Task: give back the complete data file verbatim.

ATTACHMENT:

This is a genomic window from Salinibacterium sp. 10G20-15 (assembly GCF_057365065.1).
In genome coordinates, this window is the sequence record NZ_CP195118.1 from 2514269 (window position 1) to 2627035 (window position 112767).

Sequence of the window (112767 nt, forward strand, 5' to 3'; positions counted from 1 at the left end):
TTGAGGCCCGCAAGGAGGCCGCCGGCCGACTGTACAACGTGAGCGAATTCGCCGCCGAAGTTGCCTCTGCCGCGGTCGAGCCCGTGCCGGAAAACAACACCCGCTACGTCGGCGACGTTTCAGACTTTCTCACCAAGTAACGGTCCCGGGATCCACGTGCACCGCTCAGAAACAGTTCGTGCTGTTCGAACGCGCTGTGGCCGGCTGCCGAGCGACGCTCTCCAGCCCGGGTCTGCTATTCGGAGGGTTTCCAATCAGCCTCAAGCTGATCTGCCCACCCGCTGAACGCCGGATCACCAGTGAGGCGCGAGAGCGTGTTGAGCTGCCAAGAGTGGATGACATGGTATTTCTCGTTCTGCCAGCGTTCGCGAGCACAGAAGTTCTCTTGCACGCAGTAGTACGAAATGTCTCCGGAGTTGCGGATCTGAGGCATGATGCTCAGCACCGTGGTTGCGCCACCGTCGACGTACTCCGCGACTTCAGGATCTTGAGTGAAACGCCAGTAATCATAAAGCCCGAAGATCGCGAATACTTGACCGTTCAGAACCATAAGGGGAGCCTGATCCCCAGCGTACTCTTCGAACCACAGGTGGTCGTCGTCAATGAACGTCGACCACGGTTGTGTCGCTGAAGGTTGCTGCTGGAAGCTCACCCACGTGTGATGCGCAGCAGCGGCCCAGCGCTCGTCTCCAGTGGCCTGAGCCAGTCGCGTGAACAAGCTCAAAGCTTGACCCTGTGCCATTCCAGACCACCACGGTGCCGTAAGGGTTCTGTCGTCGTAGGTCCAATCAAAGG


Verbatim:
This is a genomic window from Salinibacterium sp. 10G20-15 (assembly GCF_057365065.1).
In genome coordinates, this window is the sequence record NZ_CP195118.1 from 2514269 (window position 1) to 2627035 (window position 112767).

Sequence of the window (112767 nt, forward strand, 5' to 3'; positions counted from 1 at the left end):
TTGAGGCCCGCAAGGAGGCCGCCGGCCGACTGTACAACGTGAGCGAATTCGCCGCCGAAGTTGCCTCTGCCGCGGTCGAGCCCGTGCCGGAAAACAACACCCGCTACGTCGGCGACGTTTCAGACTTTCTCACCAAGTAACGGTCCCGGGATCCACGTGCACCGCTCAGAAACAGTTCGTGCTGTTCGAACGCGCTGTGGCCGGCTGCCGAGCGACGCTCTCCAGCCCGGGTCTGCTATTCGGAGGGTTTCCAATCAGCCTCAAGCTGATCTGCCCACCCGCTGAACGCCGGATCACCAGTGAGGCGCGAGAGCGTGTTGAGCTGCCAAGAGTGGATGACATGGTATTTCTCGTTCTGCCAGCGTTCGCGAGCACAGAAGTTCTCTTGCACGCAGTAGTACGAAATGTCTCCGGAGTTGCGGATCTGAGGCATGATGCTCAGCACCGTGGTTGCGCCACCGTCGACGTACTCCGCGACTTCAGGATCTTGAGTGAAACGCCAGTAATCATAAAGCCCGAAGATCGCGAATACTTGACCGTTCAGAACCATAAGGGGAGCCTGATCCCCAGCGTACTCTTCGAACCACAGGTGGTCGTCGTCAATGAACGTCGACCACGGTTGTGTCGCTGAAGGTTGCTGCTGGAAGCTCACCCACGTGTGATGCGCAGCAGCGGCCCAGCGCTCGTCTCCAGTGGCCTGAGCCAGTCGCGTGAACAAGCTCAAAGCTTGACCCTGTGCCATTCCAGACCACCACGGTGCCGTAAGGGTTCTGTCGTCGTAGGTCCAATCAAAGG